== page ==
Divide into four pieces, each one 114 grams or 4 ounces.  Keep the other pieces covered tightly with plastic wrap.  Roll one piece into a 1/2″ rope. It will be 18″ long.  Cut each roll into 1″ pieces and roll each into a ball. If the dough crumbles when you roll it, just press it together again. The balls will be about the size of a chocolate candy malted milk ball.  Place one inch apart on a prepared baking sheet.

Bake for 19 to 22 minutes until firm and barely colored.  Cool on racks.

Gianduja Filling*

1 1/2 ounces semisweet chocolate (45 grams)
1 1/2 ounces milk chocolate (45 grams)
2 tablespoons milk
1/4 cup powdered sugar (32 grams or about 1 1/8 ounces)
1/4 cup hazelnut flour (18 grams or about 2/3 ounce)

Combine the chocolates and milk in a microwave-safe bowl. Microwave at half power until the chocolate is melted.  Add the powdered sugar and hazelnut flour, stirring to make a spreadable filling.  If too thick, loosen with a little milk.  If too thin, add a bit more powdered sugar.

*These can also be filled with plain melted semisweet chocolate.


Pair the cookies by size.

The easiest way to fill these is with a piping bag fitted with a 1/4 inch tip.  I piped about 1/2 teaspoon filling on the bottom of the cookie.  After placing the top on, press down to distribute the filling evenly to the edge of the cookies.

Yield:  36 Baci di Dama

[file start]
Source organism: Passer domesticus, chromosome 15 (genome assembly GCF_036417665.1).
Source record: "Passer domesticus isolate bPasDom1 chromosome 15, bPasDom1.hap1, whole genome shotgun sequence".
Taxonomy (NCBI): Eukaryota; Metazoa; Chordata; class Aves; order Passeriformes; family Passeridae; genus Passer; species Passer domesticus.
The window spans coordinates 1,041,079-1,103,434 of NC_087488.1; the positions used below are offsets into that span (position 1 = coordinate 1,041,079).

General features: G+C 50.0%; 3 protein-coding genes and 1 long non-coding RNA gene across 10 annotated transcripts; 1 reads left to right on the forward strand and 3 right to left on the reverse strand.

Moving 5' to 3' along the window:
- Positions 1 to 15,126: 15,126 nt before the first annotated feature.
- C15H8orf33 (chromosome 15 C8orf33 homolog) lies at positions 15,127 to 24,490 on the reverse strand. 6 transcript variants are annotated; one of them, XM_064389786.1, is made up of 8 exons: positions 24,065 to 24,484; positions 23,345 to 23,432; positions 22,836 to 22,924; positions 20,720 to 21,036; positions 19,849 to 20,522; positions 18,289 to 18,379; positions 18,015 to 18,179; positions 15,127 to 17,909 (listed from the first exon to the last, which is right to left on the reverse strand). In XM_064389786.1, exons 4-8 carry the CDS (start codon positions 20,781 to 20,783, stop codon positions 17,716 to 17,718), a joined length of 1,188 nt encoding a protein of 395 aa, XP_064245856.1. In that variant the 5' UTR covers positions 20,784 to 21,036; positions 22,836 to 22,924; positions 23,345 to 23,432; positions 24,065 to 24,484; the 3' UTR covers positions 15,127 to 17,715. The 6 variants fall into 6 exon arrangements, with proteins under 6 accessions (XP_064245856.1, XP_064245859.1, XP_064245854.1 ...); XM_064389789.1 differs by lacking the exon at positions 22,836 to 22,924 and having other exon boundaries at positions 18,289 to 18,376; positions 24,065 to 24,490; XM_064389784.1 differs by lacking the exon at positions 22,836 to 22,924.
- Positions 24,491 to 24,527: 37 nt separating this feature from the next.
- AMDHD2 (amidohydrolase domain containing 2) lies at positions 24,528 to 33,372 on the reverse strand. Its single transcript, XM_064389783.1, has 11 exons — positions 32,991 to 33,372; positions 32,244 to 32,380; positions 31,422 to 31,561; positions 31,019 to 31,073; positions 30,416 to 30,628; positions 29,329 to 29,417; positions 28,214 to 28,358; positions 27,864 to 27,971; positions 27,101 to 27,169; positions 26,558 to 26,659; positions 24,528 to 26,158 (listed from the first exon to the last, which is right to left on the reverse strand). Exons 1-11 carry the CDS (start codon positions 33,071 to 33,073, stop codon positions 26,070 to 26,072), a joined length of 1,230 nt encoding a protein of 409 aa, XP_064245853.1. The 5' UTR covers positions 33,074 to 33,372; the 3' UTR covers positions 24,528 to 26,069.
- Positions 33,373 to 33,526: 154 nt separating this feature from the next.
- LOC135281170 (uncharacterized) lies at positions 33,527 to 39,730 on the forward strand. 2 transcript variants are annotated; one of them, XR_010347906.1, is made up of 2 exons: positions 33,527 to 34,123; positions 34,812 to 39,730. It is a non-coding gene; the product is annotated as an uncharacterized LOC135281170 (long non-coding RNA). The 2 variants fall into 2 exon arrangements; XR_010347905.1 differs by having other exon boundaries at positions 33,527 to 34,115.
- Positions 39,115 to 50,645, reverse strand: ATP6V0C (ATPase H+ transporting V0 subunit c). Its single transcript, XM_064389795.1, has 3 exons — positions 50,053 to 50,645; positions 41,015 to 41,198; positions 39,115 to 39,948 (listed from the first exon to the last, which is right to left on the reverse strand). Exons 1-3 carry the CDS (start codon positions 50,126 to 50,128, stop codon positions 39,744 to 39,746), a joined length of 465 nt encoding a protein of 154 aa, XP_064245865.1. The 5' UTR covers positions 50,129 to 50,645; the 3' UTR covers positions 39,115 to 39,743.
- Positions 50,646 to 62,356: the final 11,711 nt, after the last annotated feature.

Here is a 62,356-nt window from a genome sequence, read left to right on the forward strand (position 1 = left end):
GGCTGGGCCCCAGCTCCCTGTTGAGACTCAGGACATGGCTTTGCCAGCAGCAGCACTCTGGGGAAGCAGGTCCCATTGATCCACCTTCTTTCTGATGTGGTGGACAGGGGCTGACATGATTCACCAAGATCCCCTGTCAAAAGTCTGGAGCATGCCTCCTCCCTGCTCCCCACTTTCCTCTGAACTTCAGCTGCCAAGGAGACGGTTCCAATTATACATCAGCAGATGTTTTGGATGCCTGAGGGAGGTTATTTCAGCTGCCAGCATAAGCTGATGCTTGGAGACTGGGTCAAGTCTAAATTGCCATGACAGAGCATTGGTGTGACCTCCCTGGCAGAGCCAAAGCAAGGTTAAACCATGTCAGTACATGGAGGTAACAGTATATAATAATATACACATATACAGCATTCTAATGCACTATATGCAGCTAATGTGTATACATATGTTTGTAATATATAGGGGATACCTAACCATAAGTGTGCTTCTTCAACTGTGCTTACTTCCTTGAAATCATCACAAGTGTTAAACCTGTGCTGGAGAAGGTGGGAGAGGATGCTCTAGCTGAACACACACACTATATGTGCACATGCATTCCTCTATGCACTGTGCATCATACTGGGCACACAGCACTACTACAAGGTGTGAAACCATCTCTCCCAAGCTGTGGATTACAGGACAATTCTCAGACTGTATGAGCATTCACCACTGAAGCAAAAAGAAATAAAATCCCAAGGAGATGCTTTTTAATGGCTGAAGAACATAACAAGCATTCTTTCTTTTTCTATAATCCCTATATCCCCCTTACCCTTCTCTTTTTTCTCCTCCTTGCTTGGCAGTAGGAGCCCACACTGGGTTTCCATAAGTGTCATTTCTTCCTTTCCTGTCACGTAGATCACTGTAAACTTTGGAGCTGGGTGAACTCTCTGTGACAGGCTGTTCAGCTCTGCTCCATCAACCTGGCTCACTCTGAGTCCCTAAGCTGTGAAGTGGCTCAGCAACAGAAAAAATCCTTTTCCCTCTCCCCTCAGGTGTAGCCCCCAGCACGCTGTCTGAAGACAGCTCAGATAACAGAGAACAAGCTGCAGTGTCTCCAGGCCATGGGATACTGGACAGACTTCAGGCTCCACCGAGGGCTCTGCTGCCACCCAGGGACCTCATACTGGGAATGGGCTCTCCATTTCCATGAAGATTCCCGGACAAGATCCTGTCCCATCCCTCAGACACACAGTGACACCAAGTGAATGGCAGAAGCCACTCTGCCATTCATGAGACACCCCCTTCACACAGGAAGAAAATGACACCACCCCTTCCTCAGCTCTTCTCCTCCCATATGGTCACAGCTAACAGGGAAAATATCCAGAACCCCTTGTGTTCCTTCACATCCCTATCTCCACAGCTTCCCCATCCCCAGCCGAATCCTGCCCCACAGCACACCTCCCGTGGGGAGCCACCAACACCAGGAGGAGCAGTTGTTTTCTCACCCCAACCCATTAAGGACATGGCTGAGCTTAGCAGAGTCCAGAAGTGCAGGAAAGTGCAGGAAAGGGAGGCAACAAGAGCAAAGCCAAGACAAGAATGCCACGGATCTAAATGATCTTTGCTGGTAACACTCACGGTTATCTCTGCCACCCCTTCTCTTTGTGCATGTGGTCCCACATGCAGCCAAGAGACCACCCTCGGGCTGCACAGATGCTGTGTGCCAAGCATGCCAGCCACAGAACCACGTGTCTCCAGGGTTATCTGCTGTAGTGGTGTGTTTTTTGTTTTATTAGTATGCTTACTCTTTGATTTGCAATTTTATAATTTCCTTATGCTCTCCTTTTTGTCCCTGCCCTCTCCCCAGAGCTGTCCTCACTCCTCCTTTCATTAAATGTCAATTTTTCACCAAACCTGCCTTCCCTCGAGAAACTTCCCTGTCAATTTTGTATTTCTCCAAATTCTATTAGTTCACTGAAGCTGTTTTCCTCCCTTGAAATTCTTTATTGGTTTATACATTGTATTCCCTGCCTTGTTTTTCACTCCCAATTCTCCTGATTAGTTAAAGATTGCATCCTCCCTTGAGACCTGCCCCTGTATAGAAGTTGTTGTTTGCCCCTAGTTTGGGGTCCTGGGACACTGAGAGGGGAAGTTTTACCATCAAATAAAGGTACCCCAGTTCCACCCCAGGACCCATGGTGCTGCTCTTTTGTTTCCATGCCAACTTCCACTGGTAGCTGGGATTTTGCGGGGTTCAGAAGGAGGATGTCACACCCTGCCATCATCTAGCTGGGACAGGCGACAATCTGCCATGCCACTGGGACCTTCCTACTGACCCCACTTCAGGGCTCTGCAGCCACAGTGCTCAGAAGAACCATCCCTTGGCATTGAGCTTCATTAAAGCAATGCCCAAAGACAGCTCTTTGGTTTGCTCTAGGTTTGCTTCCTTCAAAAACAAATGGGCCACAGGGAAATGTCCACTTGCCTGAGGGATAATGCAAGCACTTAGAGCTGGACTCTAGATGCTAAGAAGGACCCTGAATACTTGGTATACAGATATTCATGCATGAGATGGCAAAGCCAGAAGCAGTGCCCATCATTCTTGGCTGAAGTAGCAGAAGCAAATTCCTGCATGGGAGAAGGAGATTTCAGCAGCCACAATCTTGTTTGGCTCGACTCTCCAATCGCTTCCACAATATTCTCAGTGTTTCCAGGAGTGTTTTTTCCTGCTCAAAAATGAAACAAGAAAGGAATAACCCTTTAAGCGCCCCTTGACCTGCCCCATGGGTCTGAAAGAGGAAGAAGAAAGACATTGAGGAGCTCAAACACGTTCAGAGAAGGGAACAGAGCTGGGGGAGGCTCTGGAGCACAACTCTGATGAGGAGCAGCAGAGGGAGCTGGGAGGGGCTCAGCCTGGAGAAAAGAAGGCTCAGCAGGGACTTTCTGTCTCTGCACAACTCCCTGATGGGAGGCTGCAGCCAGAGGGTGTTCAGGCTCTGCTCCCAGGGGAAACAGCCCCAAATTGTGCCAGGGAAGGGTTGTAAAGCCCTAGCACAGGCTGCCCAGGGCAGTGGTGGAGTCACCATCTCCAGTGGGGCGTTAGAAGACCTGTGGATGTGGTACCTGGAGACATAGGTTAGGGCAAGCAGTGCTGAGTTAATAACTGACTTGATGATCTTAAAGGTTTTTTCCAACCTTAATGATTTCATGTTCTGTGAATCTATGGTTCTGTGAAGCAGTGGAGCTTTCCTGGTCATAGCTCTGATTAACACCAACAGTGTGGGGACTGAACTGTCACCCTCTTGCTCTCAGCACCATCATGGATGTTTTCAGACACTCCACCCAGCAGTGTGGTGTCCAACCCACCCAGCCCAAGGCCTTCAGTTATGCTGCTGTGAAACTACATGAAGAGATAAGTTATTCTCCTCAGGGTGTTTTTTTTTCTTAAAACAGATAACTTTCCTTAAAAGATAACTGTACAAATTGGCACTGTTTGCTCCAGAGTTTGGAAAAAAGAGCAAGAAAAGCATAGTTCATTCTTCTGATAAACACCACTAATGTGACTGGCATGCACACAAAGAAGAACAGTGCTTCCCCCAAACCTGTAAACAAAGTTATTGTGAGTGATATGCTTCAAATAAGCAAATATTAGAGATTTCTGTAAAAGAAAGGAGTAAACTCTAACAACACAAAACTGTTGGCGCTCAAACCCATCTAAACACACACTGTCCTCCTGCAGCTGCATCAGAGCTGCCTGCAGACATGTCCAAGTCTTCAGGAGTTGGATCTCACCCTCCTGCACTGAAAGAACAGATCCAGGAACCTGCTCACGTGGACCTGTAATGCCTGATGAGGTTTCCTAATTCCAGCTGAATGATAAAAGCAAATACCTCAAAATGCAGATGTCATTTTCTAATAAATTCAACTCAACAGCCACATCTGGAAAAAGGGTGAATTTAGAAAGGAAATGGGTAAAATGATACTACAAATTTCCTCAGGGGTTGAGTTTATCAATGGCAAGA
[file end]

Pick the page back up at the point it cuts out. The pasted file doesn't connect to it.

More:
Storage:  These are great keepers. They will last for weeks in a closed tin.

Be sure to check out my blog Helpful Cookie Baking Tips for the Holiday to make your holiday baking a bit easier.

Pastry has not only been my profession, but my passion. If there is anything in particular you would like to see or any questions about baking or pastry, please let me know. Be sure to subscribe so you don't miss a post!
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10 thoughts on “Baci di Dama

  1. Linda

    I’m really looking forward to your new book, Craving Cookies. You have such a gift for teaching and baking, and a book is a great avenue to share those talents! Thank you!!

  2. Rocky

    Love these cookies whenever I see them and will try this recipe soon. One question. Do you think it is easier to do your “rope” of dough method rather than just scoop out the dough with a small scooper?
    LOVE the name of the upcoming book and I am waiting,though not patiently, for it to come out.
    Happy Holidays to you and your family.

    1. hfletcher Post author

      Hi Rocky, I usually opt for the disher but it was much faster than dropping the cookies and then having to roll them into balls. I just found it easier in this case with this particular dough. Happy Holidays to you and yours also. Thanks.

  3. Chithra

    I could gobble these up by the dozen! Though I’ve made these before, I never did that with homemade Gianduja. You’ve given me a reason to do it. Is this homemade Nutella? It looks more like that than the usual Gianduja made with hazelnuts.

    1. hfletcher Post author

      Hi Chithra, Gianduja is the name given to chocolate and hazelnut mixtures of all kinds in Italy. This does not have the same smoothness as Nutella. I suppose you could use that if you wished.